Twitter is pretty much taking an "all in" approach to advertising these days.
In just the last year it has introduced a slew of new ad products, including keyword targeting, cookie-based targeted and then an expansion of that ad targeting program to include user's email addresses and Twitter IDs for promoted tweets. It has also introduced mobile app install ads as well.
And now it is going native.
The company announced on Tuesday that, after four months of experimenting on MoPub’s programmatic native ads platform on mobile, it is being launched globally for all publishers. Native ads are those that blend seamlessly into a website or an app, making them feel like part of the experience, rather than something obtrusive.
"Not only are native ads a significant improvement for publisher monetization in general, but users engage with these ad formats at a higher rate than the desktop-era banners and interstitials which are so prevalent in mobile apps today," Twitter wrote.
"Because of this, monetization through native ads can deliver a considerably better experience for users and also a better ROI for marketers."
In a separate post, MoPub, the company that Twitter bought back in September, expanded on how the platform works.
Beginning tomorrow, any publisher will be able to use MoPub’s native ads platform to serve direct-sold or in-house native ads, and auction inventory on MoPub Marketplace.
The platform provides three components:
- A native ad SDK, which can be used to create a customized ad unit inside of the app
- The ad server, which lets publishers traffic their own ad campaigns into their native inventory
- A native ad extension to OpenRTB, which allows demand partners to bid on the native ads
In the end, MoPub says that the native ads platform will provide publishers with more targeting options, including device targeting, location targeting, day-part targeting, carrier targeting, and keyword targeting.
The rise of native advertising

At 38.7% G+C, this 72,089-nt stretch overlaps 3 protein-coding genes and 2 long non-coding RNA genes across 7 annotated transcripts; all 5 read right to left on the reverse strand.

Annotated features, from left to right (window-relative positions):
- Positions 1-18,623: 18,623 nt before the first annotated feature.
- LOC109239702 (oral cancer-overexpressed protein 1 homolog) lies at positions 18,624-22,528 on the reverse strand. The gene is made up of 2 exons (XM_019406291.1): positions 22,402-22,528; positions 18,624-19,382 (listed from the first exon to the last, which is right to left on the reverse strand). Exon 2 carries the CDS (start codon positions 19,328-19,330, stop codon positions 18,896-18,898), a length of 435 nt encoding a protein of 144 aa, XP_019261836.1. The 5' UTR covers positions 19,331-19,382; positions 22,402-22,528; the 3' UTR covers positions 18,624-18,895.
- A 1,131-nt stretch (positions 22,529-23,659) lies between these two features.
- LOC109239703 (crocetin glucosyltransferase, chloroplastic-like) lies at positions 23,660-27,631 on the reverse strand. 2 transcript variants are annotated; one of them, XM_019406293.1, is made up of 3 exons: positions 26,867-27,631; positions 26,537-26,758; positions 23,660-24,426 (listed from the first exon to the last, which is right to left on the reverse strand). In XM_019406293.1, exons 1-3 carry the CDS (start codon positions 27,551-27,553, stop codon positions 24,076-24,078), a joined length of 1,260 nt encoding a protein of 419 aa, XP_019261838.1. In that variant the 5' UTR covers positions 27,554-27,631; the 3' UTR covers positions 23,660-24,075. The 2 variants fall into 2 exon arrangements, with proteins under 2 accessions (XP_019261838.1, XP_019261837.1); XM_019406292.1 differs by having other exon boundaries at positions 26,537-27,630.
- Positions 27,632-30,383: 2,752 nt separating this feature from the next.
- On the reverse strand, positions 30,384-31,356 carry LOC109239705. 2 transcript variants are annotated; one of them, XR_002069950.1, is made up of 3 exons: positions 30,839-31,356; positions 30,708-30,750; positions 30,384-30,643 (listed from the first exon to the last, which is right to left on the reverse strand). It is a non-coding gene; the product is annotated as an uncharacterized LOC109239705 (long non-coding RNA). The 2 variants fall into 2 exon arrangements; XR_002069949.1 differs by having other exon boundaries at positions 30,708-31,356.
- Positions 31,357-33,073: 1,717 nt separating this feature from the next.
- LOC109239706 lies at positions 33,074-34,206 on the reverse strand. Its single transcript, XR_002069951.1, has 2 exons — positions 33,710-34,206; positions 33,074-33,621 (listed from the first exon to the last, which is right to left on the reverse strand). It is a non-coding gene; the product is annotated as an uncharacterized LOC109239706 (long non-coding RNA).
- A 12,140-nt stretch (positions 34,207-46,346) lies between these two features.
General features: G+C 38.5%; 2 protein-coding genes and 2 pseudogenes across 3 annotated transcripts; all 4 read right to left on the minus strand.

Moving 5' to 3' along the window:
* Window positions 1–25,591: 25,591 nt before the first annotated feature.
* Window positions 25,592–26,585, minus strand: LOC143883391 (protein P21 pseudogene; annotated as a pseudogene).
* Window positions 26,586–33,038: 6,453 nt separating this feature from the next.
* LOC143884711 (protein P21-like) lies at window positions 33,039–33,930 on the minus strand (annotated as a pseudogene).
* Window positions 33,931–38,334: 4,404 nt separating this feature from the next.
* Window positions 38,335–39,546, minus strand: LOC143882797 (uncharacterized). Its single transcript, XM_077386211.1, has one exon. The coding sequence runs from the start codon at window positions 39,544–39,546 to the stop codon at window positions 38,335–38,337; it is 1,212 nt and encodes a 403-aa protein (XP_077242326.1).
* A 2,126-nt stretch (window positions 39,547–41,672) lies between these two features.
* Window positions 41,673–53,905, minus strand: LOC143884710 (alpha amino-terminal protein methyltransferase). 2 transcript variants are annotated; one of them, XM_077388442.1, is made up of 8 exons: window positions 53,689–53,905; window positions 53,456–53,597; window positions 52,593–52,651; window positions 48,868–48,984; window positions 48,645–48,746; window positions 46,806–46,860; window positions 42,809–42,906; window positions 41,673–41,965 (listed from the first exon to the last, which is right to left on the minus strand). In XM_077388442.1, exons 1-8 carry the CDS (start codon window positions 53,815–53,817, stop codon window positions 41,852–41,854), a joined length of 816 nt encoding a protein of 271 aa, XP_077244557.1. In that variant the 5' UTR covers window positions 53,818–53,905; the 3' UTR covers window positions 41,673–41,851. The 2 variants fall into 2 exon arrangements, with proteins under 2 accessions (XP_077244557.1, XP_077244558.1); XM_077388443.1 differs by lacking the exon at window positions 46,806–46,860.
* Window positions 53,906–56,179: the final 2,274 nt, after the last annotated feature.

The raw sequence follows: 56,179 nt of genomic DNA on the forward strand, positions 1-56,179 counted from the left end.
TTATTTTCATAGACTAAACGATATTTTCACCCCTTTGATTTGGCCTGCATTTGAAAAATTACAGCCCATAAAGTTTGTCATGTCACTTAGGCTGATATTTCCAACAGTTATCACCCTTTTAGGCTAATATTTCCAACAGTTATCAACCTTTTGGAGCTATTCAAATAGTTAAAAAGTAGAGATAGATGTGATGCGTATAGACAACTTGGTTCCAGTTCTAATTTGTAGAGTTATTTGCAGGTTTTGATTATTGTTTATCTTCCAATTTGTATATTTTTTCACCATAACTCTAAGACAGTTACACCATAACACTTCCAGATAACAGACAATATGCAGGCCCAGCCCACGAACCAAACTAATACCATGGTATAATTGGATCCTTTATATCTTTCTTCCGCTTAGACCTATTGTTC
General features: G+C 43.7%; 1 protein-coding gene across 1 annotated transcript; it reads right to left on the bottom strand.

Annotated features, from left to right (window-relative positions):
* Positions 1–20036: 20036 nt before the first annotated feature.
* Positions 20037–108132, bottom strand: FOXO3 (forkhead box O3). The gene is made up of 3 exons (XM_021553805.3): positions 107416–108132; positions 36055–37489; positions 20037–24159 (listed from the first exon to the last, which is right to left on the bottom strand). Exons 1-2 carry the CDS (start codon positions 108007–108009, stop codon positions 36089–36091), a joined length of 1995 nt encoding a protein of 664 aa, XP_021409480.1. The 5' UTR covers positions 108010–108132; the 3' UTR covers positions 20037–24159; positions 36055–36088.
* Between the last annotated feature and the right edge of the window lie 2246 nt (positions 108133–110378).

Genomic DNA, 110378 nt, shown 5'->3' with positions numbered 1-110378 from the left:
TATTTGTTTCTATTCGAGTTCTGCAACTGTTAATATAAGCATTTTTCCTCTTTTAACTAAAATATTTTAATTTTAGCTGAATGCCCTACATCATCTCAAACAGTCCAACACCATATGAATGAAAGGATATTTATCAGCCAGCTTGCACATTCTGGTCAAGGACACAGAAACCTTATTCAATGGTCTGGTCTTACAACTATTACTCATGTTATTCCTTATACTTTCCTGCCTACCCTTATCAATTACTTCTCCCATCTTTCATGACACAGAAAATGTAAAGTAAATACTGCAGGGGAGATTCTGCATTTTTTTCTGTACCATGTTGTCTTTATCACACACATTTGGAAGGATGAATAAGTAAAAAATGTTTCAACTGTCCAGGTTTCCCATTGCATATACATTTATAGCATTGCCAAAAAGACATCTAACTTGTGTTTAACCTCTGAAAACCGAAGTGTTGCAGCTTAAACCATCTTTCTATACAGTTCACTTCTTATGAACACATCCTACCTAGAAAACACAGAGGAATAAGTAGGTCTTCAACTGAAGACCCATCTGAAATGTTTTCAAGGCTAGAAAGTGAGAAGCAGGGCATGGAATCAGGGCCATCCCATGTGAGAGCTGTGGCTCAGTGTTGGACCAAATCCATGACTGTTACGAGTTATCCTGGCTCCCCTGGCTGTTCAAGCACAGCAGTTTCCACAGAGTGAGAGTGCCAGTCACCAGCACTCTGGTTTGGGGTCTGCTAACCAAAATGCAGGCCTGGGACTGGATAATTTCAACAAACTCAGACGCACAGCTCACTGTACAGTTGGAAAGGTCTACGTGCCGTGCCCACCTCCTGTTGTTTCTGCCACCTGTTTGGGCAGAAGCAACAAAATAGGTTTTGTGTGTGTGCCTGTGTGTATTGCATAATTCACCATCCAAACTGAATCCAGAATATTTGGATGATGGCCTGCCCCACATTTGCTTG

Developers love native advertising, and its easy to see why: there are few things more annoying that an ad that seems out of place or disruptive.
Native ads have to have some relevant context to the environment, be in app or a game or website, in which they are run.
So, for example, a native ad could involve a publisher working directly with brands, in order to create articles that have original content, which are then promoted to the right people on social media. Or they could be an in-game advertisement for other games for the same publisher.
The point is that the ads don't become intrusive and annoy people, like banner ads and display ads sometimes can,
There has been some significant movement in this space already this year.
In January, native advertising company MobSoc Media raised $5 million, and launched a new native digital publishing network, consisting of 35 digital destination sites, each with a mobile, a social and a Web presence.
They span across four verticals: entertainment, sports, technology and lifestyle, with topics that include celebrity news, anime, NASCAR, NFL, travel, food, politics, cats, Android, iPhone/iPad and Kindle.
(Note: come join us for a panel on the future of mobile monetization at our inaugural two-day Splash Oakland event May 6-7. Register here for tickets. Want to demo your services and products? Get a demo table here.)
(Image source: mopub.com)